US midterms (November) — Much of the US political drama next year will come directly from Donald Trump. The former president and master showman hopes to use November’s midterm congressional elections to tighten his grip on the Republican Party ahead of the 2024 presidential election. In many ways, the hotly contested races for majority control of Congress will be a referendum on increasingly unpopular President Joe Biden, and on Democrats too busy arguing with one another to deliver on some of their grandest campaign promises from 2020. But Trump’s active backing for Republicans who signal personal loyalty to him and his agenda against more independent-minded GOP incumbents makes this set of midterms — as well as state and local elections — less predictable than most.

We’ll also be writing in the coming weeks about upcoming elections in South Korea, the Philippines, Australia, Kenya, and elsewhere.
People working at computers in a room labeled Malware Lab

Microsoft observed destructive malware in systems belonging to several Ukrainian government agencies and organizations that work closely with the Ukrainian government. The Microsoft Threat Intelligence Center (MSTIC) published a technical blog post detailing Microsoft’s ongoing investigation and how the security community can detect and defend against this malware. Microsoft shared this information over the weekend to help others in the cybersecurity community look out for and defend against these attacks. To read more visit Microsoft On the Issues.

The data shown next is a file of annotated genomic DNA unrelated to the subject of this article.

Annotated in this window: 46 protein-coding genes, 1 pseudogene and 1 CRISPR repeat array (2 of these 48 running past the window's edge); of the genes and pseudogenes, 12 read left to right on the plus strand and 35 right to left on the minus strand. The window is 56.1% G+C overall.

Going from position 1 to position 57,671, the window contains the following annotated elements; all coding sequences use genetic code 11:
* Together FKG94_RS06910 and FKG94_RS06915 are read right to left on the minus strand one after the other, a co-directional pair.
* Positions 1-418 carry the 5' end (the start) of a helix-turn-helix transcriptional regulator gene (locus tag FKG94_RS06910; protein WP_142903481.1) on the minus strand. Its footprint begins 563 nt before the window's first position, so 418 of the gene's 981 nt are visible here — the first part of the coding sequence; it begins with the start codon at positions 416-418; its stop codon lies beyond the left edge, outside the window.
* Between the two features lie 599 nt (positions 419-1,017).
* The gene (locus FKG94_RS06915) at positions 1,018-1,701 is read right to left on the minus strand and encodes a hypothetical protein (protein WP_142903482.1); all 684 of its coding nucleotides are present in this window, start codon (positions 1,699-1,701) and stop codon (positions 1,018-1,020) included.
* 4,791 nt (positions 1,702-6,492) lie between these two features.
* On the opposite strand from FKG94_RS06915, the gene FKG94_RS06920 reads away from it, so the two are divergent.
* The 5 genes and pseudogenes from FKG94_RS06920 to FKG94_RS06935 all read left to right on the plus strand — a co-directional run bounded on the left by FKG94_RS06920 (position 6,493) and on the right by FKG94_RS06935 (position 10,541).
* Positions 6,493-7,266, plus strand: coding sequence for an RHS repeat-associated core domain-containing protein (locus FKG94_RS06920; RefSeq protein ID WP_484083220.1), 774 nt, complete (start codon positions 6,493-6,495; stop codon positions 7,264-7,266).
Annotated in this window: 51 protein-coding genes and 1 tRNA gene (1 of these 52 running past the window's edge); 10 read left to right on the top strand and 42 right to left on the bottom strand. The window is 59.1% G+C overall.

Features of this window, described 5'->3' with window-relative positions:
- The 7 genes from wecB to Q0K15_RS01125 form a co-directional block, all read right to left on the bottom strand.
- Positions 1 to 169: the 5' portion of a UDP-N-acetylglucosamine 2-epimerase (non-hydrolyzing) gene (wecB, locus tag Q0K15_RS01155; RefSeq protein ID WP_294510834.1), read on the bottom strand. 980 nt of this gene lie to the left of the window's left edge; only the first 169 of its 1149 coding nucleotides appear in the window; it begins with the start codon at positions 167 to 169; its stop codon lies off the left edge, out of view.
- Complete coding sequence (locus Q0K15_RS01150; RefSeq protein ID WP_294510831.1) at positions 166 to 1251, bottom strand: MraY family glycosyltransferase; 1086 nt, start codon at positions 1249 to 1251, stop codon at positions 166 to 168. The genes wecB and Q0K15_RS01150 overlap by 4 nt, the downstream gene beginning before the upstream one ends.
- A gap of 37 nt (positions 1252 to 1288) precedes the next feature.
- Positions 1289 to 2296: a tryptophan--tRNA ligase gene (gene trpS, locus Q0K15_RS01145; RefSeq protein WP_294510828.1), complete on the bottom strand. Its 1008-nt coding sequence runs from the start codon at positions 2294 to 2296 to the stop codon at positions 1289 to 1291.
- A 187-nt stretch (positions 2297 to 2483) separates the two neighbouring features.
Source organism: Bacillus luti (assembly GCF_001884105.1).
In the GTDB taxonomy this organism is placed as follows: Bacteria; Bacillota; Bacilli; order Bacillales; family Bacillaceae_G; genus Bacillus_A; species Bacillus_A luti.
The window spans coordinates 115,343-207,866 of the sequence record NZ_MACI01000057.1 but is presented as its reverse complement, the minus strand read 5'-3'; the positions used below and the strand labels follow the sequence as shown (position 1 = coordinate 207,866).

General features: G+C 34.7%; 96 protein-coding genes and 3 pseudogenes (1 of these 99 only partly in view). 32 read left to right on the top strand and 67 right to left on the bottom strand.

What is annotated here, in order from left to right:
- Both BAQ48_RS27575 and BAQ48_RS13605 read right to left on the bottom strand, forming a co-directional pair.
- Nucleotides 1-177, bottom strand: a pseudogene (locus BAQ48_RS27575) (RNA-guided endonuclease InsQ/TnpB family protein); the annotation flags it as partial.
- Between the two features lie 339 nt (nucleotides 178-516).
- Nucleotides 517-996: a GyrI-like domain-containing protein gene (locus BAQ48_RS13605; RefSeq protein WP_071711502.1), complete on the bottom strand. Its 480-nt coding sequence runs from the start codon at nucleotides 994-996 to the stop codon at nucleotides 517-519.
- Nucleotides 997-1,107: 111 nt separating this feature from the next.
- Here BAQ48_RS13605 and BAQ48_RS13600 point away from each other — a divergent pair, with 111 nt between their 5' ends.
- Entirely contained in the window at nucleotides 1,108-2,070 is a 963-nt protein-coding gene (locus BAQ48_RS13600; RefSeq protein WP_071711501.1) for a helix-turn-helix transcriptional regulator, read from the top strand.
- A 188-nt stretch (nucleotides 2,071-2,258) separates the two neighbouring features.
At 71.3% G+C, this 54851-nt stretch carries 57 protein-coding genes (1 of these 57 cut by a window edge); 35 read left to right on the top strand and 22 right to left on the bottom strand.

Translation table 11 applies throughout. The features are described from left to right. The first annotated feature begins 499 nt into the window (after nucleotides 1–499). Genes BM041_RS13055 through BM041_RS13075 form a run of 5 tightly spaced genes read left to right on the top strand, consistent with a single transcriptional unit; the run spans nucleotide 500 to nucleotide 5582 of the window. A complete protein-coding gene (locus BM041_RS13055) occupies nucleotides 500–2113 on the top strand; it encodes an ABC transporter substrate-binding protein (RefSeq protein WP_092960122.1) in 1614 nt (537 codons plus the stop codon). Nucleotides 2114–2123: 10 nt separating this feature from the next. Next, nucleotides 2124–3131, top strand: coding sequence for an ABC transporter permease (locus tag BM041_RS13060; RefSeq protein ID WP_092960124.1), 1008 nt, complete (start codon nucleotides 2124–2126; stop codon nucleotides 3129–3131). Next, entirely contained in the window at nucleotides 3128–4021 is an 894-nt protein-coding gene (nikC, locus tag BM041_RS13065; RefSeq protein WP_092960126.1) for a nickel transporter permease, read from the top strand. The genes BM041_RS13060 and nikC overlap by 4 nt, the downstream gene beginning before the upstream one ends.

President Vladimir Putin

No one knows whether Russian President Vladimir Putin plans on invading Ukraine. But the president of the United States sure seems to think this is a real possibility, saying Wednesday that Putin will likely "move in" in the near term. Biden, prone to political gaffes, was then forced to awkwardly walk back comments that Russia would face milder consequences from the West in the event of a "minor incursion."

The timing of this blunder is... not great. It comes just as US Secretary of State Antony Blinken prepares to meet his Russian counterpart on Friday in hopes of lowering the temperature after recent diplomatic efforts in Geneva were deemed a failure by Moscow.

Indeed, with the Kremlin having amassed at least 100,000 troops surrounding Ukraine on three sides, the growing threat is impossible to ignore. So what would a Russian military offensive into Ukraine actually look like, and how might the West respond?

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Omicron has arrived. It's more contagious, but less severe. Some parts of the world are even looking forward to the pandemic becoming endemic.

Not China. Xi Jinping's zero-COVID strategy has worked wonders until now, but it's unlikely to survive omicron, explains Ian Bremmer on GZERO World.

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Chilling at the beach, retired German Chancellor Angela Merkel is so over politics. Or is she?